You'd think the underlying book would lend itself perfectly for adaption into a text adventure. After all, what were most of these about at the time? Right, collecting a number of treasure items hidden somewhere in the scenery, often behind dangerous spots., both book and computer game, sends you on a mission to find five dragon artefacts hidden in the desert city of Vatos. A perfect match if there ever was one.
Problem is that apparently, neither this established gameplay foundation, nor the book's plot (for details of which I'd like to point you towards our already published discussion) was found very inspiring by the authors of this game conversion. Rather, it brought out the worst in them. Because what we are facing here is a series of uninspired locations. Uninspired on both terms.
Gameplay-wise, it's chock full of instant death traps (something the book actually mostly avoided) which can only be avoided by trial & error, and other puzzles revolve around killing monsters blocking crucial pathways. For such "combat", the designers chose to move away from the luck-based dice combat which had still been present in Seas of Blood. Instead, each opponent can be overcome by a specific item. Most such monster-weapon combination appearing totally random.
As far as plot and worldbuilding are concerned, all that may have been considered interesting or atmospheric in the book has been stripped out. You visit similar locations, have similar encounters – but none of it is infused with any background, any meaning anymore. To illustrate, consider meeting the little creature in possession of one of the dragon artefacts. The book introduces it as a stranger to this town who arrived here years ago and decided to stay in the shadows of the city. Unnoticed by any authorities, it just started collecting objects, trading things it considered pretty etc. You can give it a shiny object and receive something else from its vast vault of "treasure". In this computer game, you enter a room with a tiny creature and a bunch of objects lying around. You have to give the right object to receive what you want. There is no sense of backstory and of course, no indication what the creature may want, for that matter.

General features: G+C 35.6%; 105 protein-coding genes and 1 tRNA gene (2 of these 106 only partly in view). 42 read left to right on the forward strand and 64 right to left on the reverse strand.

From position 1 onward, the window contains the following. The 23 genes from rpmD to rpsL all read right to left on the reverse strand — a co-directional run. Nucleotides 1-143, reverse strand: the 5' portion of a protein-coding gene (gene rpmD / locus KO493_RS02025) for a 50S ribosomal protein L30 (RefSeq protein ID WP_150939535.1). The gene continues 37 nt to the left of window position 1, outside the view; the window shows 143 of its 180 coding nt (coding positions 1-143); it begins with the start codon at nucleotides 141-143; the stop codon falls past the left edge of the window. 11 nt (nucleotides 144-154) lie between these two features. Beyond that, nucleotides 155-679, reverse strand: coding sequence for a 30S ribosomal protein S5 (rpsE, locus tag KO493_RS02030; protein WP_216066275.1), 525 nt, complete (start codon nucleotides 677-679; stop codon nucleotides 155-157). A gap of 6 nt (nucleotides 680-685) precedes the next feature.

With such a bland skeleton of a game, there is hardly any fun to be had. Even if it is not fundamentally broken. Oh, wait, it is. Using the dragon artefacts at the very end, the game responds with a message about pirates falling off a bridge. Although that actually happened at the very beginning. The game is unfinishable and that is just the last, most fatal of many glaring bugs throughout. Though no worries – you're not missing anything.
P.S. The fan-made Plus/4 conversion claims to have fixed the bugs. Nevertheless, the question why one would want to play this game remains.